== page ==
What age should I have my childs eyes tested
Posted: Wednesday September 21 2016
By: Guest Blogger
What age should I have my childs eyes tested?
By Cross Eyes
In our household the eldest is about to embark on his school years and, as I am sure it applies to several other parents, we feel it came about too soon. However, our son seems ready and eager to learn, which is obviously a good sign.
In any case, being in the profession I am the logical thing to do was to check if he can see well to read etc.. It turns out he does but having got daddy’s eyes also means that it looks like he would benefit from glasses. I started wearing glasses in my teens but the fact is that had I had my eyes tested as a child I would probably have benefited from glasses then. The problem is that children are unlikely to sense themselves that they could do with the extra assistance as they see the world for what it is much more so than us adults.
Fortunately, in Leeds children have their vision screened at an early age, usually in their first year of school. This is helpful in the detection of visual problems, and in particular if there is a big difference between how clearly their individual eyes can see. In turn a recommendation to have their eyes tested may be made. Equal clarity in both eyes is particularly important for good binocular vision which is the basis for judging depth and several other areas of visual performance, and as the visual system develops at its fastest during the early years it is important to have good clarity. In some respect having glasses for some kids is a bit like the tuning a TV screen (of the older kind) and keeping it tuned.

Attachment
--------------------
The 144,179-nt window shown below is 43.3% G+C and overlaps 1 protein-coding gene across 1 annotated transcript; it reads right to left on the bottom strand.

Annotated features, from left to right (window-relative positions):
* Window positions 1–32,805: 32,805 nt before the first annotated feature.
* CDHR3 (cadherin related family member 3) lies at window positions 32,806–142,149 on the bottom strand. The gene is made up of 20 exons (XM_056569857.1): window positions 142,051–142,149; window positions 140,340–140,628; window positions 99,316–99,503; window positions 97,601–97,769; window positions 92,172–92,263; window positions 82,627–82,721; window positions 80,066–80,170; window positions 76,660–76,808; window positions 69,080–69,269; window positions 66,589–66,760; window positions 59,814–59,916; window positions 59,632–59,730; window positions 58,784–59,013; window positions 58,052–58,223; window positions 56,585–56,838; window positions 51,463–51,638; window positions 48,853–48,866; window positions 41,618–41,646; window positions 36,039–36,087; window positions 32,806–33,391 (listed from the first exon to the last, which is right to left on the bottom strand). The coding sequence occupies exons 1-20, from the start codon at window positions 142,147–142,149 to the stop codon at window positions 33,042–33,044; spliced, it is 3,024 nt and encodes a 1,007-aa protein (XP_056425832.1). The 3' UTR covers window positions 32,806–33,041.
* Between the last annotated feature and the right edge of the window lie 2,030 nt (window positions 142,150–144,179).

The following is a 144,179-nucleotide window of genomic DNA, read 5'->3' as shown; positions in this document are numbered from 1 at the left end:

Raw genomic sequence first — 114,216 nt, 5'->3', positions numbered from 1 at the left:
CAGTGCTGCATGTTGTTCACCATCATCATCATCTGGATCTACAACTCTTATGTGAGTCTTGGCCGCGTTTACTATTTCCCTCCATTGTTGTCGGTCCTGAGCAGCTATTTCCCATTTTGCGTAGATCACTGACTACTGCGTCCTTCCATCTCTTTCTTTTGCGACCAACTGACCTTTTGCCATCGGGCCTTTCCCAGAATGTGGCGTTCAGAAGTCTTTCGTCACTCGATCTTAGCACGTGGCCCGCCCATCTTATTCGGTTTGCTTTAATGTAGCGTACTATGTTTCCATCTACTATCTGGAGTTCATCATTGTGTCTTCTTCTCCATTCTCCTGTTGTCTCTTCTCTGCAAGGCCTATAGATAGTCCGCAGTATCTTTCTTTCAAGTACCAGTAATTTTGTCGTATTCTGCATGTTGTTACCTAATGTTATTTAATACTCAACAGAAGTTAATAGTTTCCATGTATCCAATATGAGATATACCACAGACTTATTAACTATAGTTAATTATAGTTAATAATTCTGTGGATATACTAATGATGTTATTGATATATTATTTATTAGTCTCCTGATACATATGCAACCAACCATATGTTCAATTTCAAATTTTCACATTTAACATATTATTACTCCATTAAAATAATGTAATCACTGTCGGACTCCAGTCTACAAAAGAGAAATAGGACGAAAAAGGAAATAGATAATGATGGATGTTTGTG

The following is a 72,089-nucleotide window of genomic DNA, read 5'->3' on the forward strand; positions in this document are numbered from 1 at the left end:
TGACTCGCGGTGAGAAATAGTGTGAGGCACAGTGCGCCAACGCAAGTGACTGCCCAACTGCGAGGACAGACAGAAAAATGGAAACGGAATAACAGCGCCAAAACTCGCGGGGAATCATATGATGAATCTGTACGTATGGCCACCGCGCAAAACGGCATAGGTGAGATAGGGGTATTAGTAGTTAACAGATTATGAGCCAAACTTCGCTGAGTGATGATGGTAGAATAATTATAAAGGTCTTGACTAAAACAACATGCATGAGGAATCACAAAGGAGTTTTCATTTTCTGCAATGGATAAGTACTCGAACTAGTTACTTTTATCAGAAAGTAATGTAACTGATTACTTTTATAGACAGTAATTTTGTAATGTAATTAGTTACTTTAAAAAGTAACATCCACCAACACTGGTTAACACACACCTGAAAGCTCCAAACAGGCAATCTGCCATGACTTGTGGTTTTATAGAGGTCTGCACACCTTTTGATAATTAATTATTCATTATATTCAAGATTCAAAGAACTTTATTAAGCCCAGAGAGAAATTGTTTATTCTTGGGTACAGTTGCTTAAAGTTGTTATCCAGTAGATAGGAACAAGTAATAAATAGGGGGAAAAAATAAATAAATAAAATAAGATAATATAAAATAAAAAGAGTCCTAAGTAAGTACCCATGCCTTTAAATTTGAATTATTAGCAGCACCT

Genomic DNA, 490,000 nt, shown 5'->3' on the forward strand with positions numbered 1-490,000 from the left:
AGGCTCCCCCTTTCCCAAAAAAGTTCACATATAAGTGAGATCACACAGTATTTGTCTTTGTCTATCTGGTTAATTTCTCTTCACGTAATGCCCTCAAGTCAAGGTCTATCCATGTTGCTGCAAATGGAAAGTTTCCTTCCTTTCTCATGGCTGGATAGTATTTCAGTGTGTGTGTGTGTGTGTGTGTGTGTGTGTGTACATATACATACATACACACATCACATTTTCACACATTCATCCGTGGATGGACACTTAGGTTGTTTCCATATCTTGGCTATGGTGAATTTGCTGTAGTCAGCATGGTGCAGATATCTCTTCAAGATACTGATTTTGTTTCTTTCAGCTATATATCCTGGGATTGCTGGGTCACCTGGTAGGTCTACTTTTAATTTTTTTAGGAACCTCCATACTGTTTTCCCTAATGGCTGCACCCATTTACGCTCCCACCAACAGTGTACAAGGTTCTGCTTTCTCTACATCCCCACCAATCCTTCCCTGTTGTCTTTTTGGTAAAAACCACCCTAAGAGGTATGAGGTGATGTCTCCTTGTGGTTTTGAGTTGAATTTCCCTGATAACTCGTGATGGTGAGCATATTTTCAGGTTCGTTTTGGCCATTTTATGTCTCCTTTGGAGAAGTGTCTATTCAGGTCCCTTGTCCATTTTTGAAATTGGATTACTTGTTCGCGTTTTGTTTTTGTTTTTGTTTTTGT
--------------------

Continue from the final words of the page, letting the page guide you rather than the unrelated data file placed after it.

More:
Even though your child has fantastic vision, there is no guarantee of no eye problems. Children’s eyes develop and change rapidly and even if their vision was great at the time of the screening they may develop problems later. Eye tests for children under 16 are free but we see too often that years pass between eye tests when they are at the critical stage of development and therefore the need for glasses is missed. Sometimes this is simply because parents believe the kids need to understand letters before they have an eye test but that is not the case. Colour vision tests can even be done without knowledge of colours.
More importantly, an eye examination at an opticians may detect other eye problems that the screening won’t and also possibly pick up on a range of potential health issues and tumours alike. Proportionally, it is very rare but I have personally encountered serious cases for both adults and children, and very glad that I detected them, though in the end I only did so because they came for an examination, so they are the ones to thank.
Our son cannot read yet but he thinks he can and it is so funny when he ‘reads’ labels (upside down sometimes) for us and counts all sorts of random things. Like a lot of boys his age he is also eager to play any kind of ball sport from football to cricket, likes to cycle and seems to have great hand-to-eye co-ordination in general. It would be a shame if the enjoyment of all that was somewhat eroded by an inability to fully and quickly process what he was doing due to lack of visual performance.
Finding out that he could do with having glasses was easy, the challenging bit is to get him to wear them.
# What age should I have my childs eyes tested
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